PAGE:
The Court found that the classification scheme failed to pass constitutional muster. If the classification was based on income alone, it was not reasonable to single out one source of income (i.e., social security retirement benefits) to offset workers compensation benefits, as opposed to other sources of benefits.
But the Court also found that the statute failed on the ground that there was no rational relationship between the means used by the law to achieve its objectives.
The Court found that two of the legislative objectives of the offset were legitimate. The one purpose that was found not to be legitimate was that of reducing workers compensation premiums for employers. The reason this was found not to be a legitimate reason for the offset was because the workers compensation act already provided for limited employers’ liability for employees’ injuries by making statutorily defined workers compensation benefits the exclusive remedy for industrial injuries. Injured workers cannot sue in tort, and thus are precluded for suing employers outside of the workers compensation system, for things such as pain and suffering, emotional distress and other factors.
In the overall bargain of the workers compensation system, in exchange for not having the right to sue in tort for a wide panoply of damages, injured workers are assured that if they suffer an injury on the job, they do not need to prove negligence on the part of the employer in sometimes lengthy and drawn-out court proceedings. Rather, there is a stream-lined administrative process for securing benefits for the injury (such as lost wages, permanent impairment, and medical treatment).
Because there is already limited liability inherent in the workers compensation scheme, it was not a legitimate legislative purpose for lawmakers to try and further limit employers’ liability for their employees’ injuries. This was too much gilding of the workers comp lily.
But because there were other legitimate legislative objectives, the law did not fail merely because one of the objectives was invalid. Rather, the Court went on to decide whether or not the law employed rational means in accomplishing these legitimate legislative objectives. The Court found that it did not.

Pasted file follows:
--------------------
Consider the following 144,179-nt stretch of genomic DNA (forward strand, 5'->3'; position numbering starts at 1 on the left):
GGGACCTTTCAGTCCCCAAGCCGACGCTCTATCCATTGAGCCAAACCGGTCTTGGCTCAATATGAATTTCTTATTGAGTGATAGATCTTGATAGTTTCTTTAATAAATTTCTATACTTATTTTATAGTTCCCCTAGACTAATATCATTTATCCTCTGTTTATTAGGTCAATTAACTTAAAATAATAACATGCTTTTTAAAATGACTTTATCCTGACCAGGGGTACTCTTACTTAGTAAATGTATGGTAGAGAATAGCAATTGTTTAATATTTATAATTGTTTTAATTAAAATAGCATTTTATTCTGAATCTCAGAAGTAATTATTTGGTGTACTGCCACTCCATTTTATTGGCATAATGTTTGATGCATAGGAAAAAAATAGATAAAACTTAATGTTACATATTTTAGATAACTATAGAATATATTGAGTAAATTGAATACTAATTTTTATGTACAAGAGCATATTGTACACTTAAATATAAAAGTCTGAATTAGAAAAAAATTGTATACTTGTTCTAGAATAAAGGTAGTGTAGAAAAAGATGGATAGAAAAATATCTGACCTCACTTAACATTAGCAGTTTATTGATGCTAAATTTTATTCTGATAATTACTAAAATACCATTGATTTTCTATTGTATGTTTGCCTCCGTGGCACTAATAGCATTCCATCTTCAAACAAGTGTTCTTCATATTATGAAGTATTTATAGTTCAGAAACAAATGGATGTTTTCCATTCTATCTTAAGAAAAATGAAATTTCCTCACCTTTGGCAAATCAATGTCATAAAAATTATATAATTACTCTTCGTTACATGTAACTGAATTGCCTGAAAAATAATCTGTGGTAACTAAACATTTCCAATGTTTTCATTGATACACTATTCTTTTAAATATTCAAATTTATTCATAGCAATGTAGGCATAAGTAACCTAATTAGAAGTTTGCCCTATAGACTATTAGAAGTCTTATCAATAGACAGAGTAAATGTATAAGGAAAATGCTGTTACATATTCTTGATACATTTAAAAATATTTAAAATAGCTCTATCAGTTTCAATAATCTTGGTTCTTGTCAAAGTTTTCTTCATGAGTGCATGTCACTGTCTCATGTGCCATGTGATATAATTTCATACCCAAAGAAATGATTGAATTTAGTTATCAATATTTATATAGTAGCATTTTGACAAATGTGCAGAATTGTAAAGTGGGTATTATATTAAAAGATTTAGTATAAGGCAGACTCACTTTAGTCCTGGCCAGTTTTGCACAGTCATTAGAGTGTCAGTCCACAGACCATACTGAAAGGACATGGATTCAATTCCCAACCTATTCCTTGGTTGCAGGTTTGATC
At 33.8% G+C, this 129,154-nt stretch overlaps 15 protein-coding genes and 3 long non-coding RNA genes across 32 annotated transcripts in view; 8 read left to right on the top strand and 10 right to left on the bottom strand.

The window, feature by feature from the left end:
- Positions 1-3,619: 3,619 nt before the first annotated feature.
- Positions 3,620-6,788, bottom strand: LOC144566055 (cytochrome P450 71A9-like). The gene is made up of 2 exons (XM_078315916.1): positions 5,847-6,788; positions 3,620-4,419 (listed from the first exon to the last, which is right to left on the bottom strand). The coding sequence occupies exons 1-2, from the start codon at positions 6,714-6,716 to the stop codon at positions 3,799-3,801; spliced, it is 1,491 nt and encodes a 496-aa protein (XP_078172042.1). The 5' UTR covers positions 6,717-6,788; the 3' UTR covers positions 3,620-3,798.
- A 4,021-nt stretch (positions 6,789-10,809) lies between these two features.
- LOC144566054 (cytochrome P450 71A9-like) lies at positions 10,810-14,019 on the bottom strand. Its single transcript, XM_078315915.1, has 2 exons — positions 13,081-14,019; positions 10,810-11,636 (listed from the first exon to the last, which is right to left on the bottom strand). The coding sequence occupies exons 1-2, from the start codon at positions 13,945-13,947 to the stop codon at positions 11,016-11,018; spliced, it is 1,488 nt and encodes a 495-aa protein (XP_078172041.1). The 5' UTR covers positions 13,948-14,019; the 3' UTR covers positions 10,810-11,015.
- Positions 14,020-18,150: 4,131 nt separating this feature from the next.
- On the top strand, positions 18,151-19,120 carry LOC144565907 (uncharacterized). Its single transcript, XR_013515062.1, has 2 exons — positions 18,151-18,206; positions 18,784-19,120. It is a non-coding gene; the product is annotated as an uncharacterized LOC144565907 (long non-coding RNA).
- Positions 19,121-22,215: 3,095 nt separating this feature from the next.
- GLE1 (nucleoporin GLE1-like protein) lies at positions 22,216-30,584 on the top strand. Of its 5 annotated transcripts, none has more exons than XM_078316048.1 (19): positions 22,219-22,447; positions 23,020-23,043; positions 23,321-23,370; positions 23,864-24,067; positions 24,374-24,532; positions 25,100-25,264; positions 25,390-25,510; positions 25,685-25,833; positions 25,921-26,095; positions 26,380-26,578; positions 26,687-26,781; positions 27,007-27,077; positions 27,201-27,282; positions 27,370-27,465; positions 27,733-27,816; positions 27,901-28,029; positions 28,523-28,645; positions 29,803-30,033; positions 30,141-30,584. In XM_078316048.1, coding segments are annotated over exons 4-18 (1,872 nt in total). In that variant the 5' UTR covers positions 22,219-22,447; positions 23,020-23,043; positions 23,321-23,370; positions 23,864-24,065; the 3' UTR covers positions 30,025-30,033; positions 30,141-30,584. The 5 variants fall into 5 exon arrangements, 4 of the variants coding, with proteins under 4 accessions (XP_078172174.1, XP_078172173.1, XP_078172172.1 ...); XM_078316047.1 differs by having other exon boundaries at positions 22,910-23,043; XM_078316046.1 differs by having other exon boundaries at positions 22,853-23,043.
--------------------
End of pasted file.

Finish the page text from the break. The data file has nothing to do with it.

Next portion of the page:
The offset’s legitimate objectives were: 1) preventing the duplication of disability benefits, and 2) restoring the solvency of the workers compensation fund.
The social security retirement offset, however, did not do anything to accomplish either one of these objectives. The Court found that social security retirement benefits are not similar to the wage replacement disability benefits of the workers compensation system. In other words, these two different kinds of benefits are not duplicative.
In making this finding, the Court held that social security retirement benefits are in the nature if old-age pension benefits, rather than lost wage benefits. They are based on lifetime contributions through payroll taxes to the social security system, and are triggered by the event of reaching a particular age, and not by disability. Moreover the Senior Citizen’s Right to Work Act (a wonderful piece of legislation in my humble opinion) invalidates the notion that social security retirement benefits are in the nature of wage replacement. This law allows senior citizens above a certain age to continue working and still receive retirement benefits.
The Court noted that the objective of avoiding duplicative benefits is a worthy and lofty goal, but the means of a social security offset is not rationally related to achieving that noble aim. Simply put, retirement benefits do not serve the same purpose as wage-replacement benefits. Thus, the offset was found unconstitutional.
This material should not be construed as legal advice for any particular fact situation, but is intended for general informational purposes only. For advice specific to any individual situation, an experienced attorney should be contacted.